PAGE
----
tions, unanimously elected him an honorary vice-president of the Sierra Club. 
Because of Ansel's objection to the new "shin-kicking" method of negotiations, 
Ansel refused the honor. In 1974 he was again unanimously elected honorary 
vice-president, and again refused the honor. 

Finally, in 1978 Ansel had "mellowed" a bit, and the Sierra Club had 
matured beyond the strident attitude of the past few years and had clearly 
accomplished an immense amount of environmental good. So Ansel graciously 
accepted the honor, a fitting rapprochement in the fine work of Ansel and the 
Sierra Club over so many years. 

Richard M. Leonard 

Honorary President, Sierra Club 

A July 1978 
Berkeley, California 



The interview with Ansel Adams was held in twenty-six sessions. The 
first twenty-four began 12 May 1972 and concluded 8 September of that year. 
Of them, the last five were devoted to Sierra Club affairs, although the club 
had been referred to and some aspects of it discussed in earlier sessions.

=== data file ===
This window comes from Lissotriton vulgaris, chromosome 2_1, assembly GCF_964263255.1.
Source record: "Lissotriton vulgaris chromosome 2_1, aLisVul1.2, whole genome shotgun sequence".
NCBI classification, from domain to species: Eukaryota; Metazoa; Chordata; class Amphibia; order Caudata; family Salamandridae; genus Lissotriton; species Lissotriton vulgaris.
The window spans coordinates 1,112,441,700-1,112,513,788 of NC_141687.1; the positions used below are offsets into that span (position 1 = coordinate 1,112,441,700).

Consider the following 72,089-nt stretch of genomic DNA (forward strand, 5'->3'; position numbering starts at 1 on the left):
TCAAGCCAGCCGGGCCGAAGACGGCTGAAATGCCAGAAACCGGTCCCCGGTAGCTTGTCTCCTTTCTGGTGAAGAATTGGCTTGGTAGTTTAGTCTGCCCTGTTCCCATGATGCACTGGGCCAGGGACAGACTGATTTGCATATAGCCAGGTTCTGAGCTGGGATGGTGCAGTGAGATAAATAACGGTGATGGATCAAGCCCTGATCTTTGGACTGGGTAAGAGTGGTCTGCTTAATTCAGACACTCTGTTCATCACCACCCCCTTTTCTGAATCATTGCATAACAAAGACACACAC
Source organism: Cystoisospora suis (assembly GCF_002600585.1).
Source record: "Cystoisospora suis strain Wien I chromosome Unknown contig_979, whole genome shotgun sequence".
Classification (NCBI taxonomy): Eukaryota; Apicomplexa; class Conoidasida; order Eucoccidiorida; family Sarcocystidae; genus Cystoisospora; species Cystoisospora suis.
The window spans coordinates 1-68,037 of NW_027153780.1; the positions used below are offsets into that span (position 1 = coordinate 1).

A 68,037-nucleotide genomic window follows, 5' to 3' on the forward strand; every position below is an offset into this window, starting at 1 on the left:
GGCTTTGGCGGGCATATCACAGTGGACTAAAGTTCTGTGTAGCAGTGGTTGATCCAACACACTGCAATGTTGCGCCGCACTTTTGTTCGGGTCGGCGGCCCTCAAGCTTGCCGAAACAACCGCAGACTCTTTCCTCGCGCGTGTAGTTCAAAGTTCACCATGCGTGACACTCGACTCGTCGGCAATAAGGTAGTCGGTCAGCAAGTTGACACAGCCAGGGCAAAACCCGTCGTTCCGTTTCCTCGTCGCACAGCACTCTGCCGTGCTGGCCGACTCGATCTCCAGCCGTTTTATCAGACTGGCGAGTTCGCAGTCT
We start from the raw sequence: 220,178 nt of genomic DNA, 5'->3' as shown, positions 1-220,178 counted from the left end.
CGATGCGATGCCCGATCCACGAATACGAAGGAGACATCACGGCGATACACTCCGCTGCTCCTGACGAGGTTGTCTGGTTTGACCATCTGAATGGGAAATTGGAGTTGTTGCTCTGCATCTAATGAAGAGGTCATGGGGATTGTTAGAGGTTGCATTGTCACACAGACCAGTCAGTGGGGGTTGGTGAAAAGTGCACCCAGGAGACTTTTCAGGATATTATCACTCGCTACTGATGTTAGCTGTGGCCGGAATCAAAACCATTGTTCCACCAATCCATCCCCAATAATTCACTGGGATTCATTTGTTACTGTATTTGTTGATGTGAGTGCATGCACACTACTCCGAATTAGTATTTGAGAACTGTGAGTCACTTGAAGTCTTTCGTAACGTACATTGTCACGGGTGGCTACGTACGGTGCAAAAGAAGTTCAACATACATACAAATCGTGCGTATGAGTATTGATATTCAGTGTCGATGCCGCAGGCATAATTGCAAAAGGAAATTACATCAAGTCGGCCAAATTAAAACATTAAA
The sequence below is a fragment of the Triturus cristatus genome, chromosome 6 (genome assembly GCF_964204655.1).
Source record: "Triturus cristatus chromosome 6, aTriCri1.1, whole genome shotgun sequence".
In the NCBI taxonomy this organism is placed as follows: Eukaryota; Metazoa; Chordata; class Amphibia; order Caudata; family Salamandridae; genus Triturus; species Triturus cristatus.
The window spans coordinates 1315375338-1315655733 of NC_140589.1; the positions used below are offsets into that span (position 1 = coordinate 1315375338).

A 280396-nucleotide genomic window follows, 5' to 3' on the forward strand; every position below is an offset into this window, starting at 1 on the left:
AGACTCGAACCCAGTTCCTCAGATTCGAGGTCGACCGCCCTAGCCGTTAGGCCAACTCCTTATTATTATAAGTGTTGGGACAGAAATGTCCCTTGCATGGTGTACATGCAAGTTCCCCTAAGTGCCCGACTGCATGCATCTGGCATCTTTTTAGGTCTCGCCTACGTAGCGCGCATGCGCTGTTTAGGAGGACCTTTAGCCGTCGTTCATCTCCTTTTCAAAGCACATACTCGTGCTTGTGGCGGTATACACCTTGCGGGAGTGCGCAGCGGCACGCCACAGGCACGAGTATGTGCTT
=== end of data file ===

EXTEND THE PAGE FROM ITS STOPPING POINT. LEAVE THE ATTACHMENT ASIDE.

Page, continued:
The final two sessions in the series were held on 19 May 1974, and 23 February 
1975, and were concerned principally with events recent to those dates. 

All of the interviewing was done in Ansel Adams's home at Carmel 
Highlands, California. Most were held in the comfortable living room; the 
only exception was the darkroom tour described in the interview. All of the 
sessions were held in the late afternoons on Fridays, Saturdays, and Sundays. 
Most lasted about two and a half hours. Mr. Adams, who had usually spent the 
day working in his darkroom, viewed the interview sessions as periods of 
relaxation. He preferred not to consider the subject matter in advance but